7. If effects are not produced by the action of creatures, but only by the action of God, it is impossible for the power of any creature to be manifested by its effect: for an effect shows the power of the cause only by reason of the action, which proceeds from the power and is terminated to the effect. But the nature of a cause is not known through its effect except in so far as through its effect its power is known which follows upon its nature.643643Hence they who deny all causative activity, and reduce causality to a particular case of sequence, further conclude, logically enough, that we can know nothing of ‘natures,’ ’substances,’ ‘essences,’ and ‘things in themselves,’ but only phenomena. Logic should further lead them to deny all potential being and all permanent existence, and to take up with the Heraclitean flux. If then created things have no actions of their own productive of effects, it follows that the nature of a created thing can never be known by its effect; and thus there is withdrawn from us all investigation of natural science, in which demonstrations are given principally through the effect.644644That is to say, the proofs are a posteriori, resting on experience. The order of nature is an historical order, particularly in its coexistences. It may be objected that the physicist may prescind entirely from the question agitated in this chapter. So indeed he may. But St Thomas’s ‘natural science’ includes physics and metaphysics. Metaphysics rest on an a posteriori basis of sensory experience. The enquiries in Aristotle’s eight books of Physics are chiefly metaphysical. No doubt, physics have gained by being made a speciality, apart from metaphysics. The former is the lower, the latter the higher science. You may stop short of the higher: but you can be no great master of the higher if you are quite a novice in the lower. Nemo metaphysicus quin idem physicus.

Some Doctors of the Moorish Law are said to bring an argument to show that accidents are not traceable to the action of bodies, the ground of the argument being this, that an accident does not pass from subject to subject: hence they count it an impossibility for heat to pass from a hot body to another body heated by it, but they say that all such accidents are created by God. Now this is a ridiculous proof to assign of a body not acting, to point to the fact that no accident passes from subject to subject. When it is said that one hot body heats another, it is not meant that numerically the same heat, which is in the heating body, passes to the body heated; but that by virtue of the heat, which is in the heating body, numerically another heat comes to be in the heated body actually, which was in it before potentially. For a natural agent does not transfer its own form to another subject, but reduces the subject upon which it acts from potentiality to actuality.645645The doctrine refuted in this chapter is known in more recent philosophy as Occasionalism. “Occasionalism . . . . teaches that created things are the mere occasions on which the Divinity takes the opportunity to act conformably to the requirements of the objects present; this theory is especially characteristic of the school of Descartes, and is in intimate connexion with the reduction of matter by that philosopher to extension, with inertia for its chief property. Matter, according to him, can itself do nothing: It is a mere receptivity and channel of communication or transference for the motion imparted by the Creator; it can hand about movement from particle to particle, but it cannot originate or destroy any; and thus it is opposed to mind, the very essence of which is thought or activity. Matter is inert extension, thought is ever operative inextension, etc.” See General Metaphysics, Stonyhurst Series, pp. 308-313.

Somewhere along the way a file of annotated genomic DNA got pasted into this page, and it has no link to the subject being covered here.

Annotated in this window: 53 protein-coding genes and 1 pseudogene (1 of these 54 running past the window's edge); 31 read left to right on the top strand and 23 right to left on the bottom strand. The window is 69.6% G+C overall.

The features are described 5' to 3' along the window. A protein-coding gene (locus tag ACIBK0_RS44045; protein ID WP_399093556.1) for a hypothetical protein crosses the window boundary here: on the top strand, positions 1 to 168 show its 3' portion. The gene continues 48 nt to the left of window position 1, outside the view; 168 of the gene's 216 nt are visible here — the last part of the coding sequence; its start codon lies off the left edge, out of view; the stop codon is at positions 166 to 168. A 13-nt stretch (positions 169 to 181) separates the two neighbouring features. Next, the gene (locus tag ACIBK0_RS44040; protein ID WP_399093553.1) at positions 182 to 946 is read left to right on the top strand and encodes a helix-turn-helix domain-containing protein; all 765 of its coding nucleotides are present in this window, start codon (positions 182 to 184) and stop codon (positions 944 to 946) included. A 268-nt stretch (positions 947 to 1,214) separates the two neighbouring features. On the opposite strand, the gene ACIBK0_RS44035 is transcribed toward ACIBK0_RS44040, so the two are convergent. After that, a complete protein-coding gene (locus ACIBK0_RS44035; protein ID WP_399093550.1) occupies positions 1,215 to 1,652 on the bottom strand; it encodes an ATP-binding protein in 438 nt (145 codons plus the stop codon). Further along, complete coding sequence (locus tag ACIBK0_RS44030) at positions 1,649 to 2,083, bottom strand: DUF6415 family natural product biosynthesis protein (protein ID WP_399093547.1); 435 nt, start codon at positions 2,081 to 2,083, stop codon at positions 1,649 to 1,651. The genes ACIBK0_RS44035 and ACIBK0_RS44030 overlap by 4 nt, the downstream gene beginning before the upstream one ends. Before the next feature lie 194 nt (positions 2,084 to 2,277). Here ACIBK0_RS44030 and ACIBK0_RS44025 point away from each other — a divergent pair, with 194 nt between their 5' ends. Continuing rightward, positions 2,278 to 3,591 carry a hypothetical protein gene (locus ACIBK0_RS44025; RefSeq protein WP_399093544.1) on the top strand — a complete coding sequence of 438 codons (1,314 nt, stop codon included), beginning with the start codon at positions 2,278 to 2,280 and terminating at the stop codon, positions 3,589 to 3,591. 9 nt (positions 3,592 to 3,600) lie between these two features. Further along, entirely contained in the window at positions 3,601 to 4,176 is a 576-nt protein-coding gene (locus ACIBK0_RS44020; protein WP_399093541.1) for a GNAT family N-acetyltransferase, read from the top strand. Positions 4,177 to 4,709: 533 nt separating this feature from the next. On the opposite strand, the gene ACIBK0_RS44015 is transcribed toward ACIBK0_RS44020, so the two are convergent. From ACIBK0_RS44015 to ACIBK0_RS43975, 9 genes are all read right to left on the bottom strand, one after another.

« Prev Chapter LVIX. Of the Opinion of those who… Next »
Please login or register to save highlights and make annotations
Corrections disabled for this book
Proofing disabled for this book
Printer-friendly version


| Define | Popups: Login | Register | Prev Next | Help |